The Japanese juggernaut that is the Monster Hunter series has never really managed to break the west despite dominating sales charts back at home for over a decade. Its learning curve is steep, its stat management systems are complex, and its many razor-toothed behemoths can be a real test of your patience (and sanity). First teased at E3 2017, Monster Hunter: World is the next chapter in the series and attempts to address the concerns of sceptics with a more relaxed point of entry and a more focused narrative to weave everything together. It brings the action to the PS4, Xbox One, and PC (later in the year) for the first time, allowing players to hone their hunting skills in luscious environments with ecosystems filled with many mysterious creatures.
While most Monster Hunter games have been pretty weak from a narrative perspective, World has a fully-fledged story which unfolds over the course of its 40-50 hour campaign. Playing as your own customised character (and kitty cat) the stakes are now higher than before and now there's more of a reason to support your lust for monster blood. The story sees you venture to the newfound continent of the New World and assist a research team who are tracking the movements of an Elder Dragon known as Zorah Magdoras. We won't spoil too much here, but it's not long before you and your team are met with disaster and thrust into the world to hunt and explore.
We can't talk about a Monster Hunter game without first talking about the monsters themselves. Each of these formidable beasts has their own distinct attack patterns and movements with some throwing you up into their jaws and others spewing deadly purple gunk towards you. Among our favourites were Tzitzi-Ya-Ku, a blue lizard-like creature that stuns its prey by emitting paralysing beams from its ears, and Anjanath, a furry fire-breathing T-rex that tries to crush you with its tail. These monsters are often the focus of the main quests and you'll hunt them down with your accompanying swarm of fireflies by examining their footprints, claw marks, and discarded feathers.
Bloodborne is definitely a title that springs to mind when thinking of World's brisk-paced and tough as nails combat. Similar to the gothic action-RPG, you'll manage your stamina, dodge telegraphed attacks, and land a mix of light and heavy blows accordingly. There's a sense of rush and urgency to combat as you have just 50 minutes to complete a quest and monsters will often try and flee back to their nests when injured to rest and recover. Adding to the stress of things is that your blade will become dull with frequent use and requires you to pause completely to ensure its sharpened. The same goes for potions, antidotes, and other consumables, meaning that you'll either have to retreat to a safe distance or resort to hiding.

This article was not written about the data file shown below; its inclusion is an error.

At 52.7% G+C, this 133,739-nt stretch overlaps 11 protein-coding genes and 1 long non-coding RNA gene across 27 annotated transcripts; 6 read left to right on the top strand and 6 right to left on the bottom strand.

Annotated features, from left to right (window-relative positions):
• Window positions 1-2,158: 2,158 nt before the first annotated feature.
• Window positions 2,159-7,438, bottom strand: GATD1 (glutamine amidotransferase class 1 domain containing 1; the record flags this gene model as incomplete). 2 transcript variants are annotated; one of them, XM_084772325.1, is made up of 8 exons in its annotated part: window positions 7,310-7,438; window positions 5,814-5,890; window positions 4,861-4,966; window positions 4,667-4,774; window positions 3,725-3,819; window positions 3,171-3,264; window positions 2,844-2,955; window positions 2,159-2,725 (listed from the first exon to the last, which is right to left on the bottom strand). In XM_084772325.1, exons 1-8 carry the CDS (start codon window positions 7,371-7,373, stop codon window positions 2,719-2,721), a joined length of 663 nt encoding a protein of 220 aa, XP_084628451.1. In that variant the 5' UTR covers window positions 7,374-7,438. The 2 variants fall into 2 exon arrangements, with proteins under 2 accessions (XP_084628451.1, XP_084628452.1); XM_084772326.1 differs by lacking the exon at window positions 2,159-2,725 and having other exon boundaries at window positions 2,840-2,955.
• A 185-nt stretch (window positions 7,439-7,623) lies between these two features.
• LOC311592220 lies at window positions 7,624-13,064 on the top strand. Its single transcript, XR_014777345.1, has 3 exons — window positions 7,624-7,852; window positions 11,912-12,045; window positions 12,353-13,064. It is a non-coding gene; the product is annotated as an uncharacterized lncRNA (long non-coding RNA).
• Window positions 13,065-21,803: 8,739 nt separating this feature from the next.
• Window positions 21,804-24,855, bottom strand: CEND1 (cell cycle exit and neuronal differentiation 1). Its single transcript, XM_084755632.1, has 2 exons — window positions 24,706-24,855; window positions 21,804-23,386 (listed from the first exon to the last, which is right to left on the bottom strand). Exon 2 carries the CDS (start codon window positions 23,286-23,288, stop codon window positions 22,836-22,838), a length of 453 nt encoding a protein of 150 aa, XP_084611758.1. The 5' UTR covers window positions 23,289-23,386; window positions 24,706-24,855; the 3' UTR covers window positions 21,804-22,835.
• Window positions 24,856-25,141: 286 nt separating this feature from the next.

World also offers players plenty of weapon classes (14 to be exact) to experiment with. Among the long list of gear available, there are closed-ranged duel hatchets for swift combos, bows and chain guns for long-ranged attacks, and bulkier weapons like the iron hammer which can prove devastating. What the title does a great job of is offering you a choice of all these weapons upfront and by visiting a campsite during a quest you can easily switch between them ensuring you'll always have the right tool for the job. A lot of our playthrough was spent switching between different weapons and really finding a feel for how we play the best, and we were pleased World gave us the freedom to do so.
The environment also plays a huge role in combat and can be used to your advantage. As you're hunting, monsters that grudgingly share the same territory will often break out into a turf war; when tearing off each other scales and they're essentially doing your dirty work for you. You can also climb vines to jump on monsters, riding them like a rodeo bull as they viciously struggle to knock you towards the ground. There are areas where monsters will get caught within vines too, and whilst hunting in Wildspire Waste's vast stretches of desert we found the sandy ground beneath us crumble causing us to fall and the monster to be stunned as a result.